This story appeared on the Idaho National Laboratory (INL) Nucleus page. INL is one of the three national laboratories that is partnering with universities nationwide including Mason to form CyManII (Cybersecurity Manufacturing Innovation Institute). CyManII will have space on Mason's Arlington Campus. Tudor earned his MS in Information Systems in 2001.
When he got a call from a headhunter in 2016 to interview for a job at Idaho National Laboratory, Zach Tudor didn't rate his chances as all that high.
“I actually started laughing," he said. He figured he had been added to the list of candidates to round it out and make it more diverse. Still, he was game. “I had a lot of friends in Idaho Falls, so I thought it might be nice to have dinner and catch up with them," he said.
Then he realized INL was serious. “I had to readjust, but I thought, 'If they're crazy enough to offer me the job, I'm crazy enough to take it.'"
Today, as associate laboratory director for National & Homeland Security, Tudor manages 800 employees and subcontractors and administers a research and engineering budget of more than $400 million a year. He directs the lab's work in cybersecurity and resilience, nuclear nonproliferation, and armor material science.
This year, Tudor has been given the Career Achievement in Government Award at the Black Engineer of the Year Science Technology Engineering Mathematics (STEM) Conference. The ceremony is sponsored by Career Communications Group, which publishes US Black Engineer & Information Technology Magazine. The event, held virtually this year, recognizes exceptional leaders from government and industry whose actions have energized corporations and communities to create connections between minority students, educators and professionals in the STEM fields. The event has been held every year since 1987.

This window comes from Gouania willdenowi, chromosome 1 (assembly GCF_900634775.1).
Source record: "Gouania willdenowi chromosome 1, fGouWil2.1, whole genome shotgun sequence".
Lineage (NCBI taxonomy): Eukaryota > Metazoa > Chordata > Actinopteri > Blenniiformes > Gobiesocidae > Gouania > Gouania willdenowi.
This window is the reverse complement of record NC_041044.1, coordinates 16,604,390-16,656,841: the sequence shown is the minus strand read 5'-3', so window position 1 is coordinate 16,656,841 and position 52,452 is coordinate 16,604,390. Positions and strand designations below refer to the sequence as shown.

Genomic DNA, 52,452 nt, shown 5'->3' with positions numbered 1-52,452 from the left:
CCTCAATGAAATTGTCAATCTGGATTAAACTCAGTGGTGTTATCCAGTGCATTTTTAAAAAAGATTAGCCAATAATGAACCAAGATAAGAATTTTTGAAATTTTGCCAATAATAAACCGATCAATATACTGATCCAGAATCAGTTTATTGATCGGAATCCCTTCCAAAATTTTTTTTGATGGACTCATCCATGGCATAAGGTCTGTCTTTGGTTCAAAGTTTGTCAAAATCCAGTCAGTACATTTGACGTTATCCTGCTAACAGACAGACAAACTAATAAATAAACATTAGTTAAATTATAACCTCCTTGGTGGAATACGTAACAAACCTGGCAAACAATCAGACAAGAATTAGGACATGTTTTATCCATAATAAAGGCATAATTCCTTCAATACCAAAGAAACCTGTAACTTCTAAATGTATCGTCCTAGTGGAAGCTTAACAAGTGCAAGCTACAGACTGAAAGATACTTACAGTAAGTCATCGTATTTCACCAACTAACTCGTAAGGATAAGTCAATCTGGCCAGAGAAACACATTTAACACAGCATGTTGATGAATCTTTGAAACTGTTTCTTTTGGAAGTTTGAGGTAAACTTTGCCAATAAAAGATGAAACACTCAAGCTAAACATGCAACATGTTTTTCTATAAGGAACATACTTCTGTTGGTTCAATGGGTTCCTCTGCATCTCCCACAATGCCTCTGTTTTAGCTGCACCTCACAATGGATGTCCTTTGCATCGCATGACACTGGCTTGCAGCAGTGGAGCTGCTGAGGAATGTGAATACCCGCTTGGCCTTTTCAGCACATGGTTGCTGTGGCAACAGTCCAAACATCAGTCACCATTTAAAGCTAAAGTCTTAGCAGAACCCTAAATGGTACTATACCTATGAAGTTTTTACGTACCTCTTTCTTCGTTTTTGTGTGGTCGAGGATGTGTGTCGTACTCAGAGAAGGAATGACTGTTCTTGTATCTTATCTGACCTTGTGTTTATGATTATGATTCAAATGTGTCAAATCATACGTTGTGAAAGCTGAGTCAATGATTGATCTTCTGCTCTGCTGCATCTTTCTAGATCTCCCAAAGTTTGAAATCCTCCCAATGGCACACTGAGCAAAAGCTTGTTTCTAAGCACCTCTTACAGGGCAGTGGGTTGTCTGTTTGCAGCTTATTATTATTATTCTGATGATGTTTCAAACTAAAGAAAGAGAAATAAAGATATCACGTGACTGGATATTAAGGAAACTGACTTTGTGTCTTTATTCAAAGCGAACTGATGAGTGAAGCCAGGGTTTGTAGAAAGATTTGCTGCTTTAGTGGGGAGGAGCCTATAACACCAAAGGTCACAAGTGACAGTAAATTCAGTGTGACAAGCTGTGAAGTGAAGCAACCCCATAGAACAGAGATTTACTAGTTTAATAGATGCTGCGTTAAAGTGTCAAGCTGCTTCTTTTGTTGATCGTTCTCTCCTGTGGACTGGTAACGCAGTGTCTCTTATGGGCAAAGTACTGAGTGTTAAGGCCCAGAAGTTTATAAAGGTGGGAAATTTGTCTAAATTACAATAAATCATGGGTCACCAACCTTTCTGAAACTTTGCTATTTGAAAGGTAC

Tudor's achievement isn't bad for a kid from Brooklyn who enlisted in the Navy because the prospect of more school didn't excite him. Not that he was poorly educated. Tudor attended Stuyvesant High School, one of New York City's four public magnets and the alma mater of four Nobel laureates. Geneticist Eric Lander, now science adviser to President Joe Biden and director of the Office of Science and Technology Policy, was a year ahead of him.
On nuclear submarines, Tudor's facility with computers eventually got him to the rank of Chief Data Systems technician. As a person of color in the Nuclear Navy, he found officers interested in his abilities and eager to help him advance. He mentions now-retired Lt. Cmdr. Tina Caston as an influence (“She definitely would walk the walk") as well as Charles Bolden, an astronaut later named administrator of NASA by President Barack Obama (“Talk about an inspiring guy"). But nobody had more of an impact on him than Anthony “Tony" Watson, the first black submariner to be promoted to the rank of rear admiral.
It was Watson who encouraged Tudor to seek a commission and took him on as an aide. Before leaving the Navy, Tudor rose to the rank of lieutenant. At the end of his service, he earned a master's degree in information with a cybersecurity concentration from George Mason University, where he also was an adjunct professor teaching graduate courses in information security.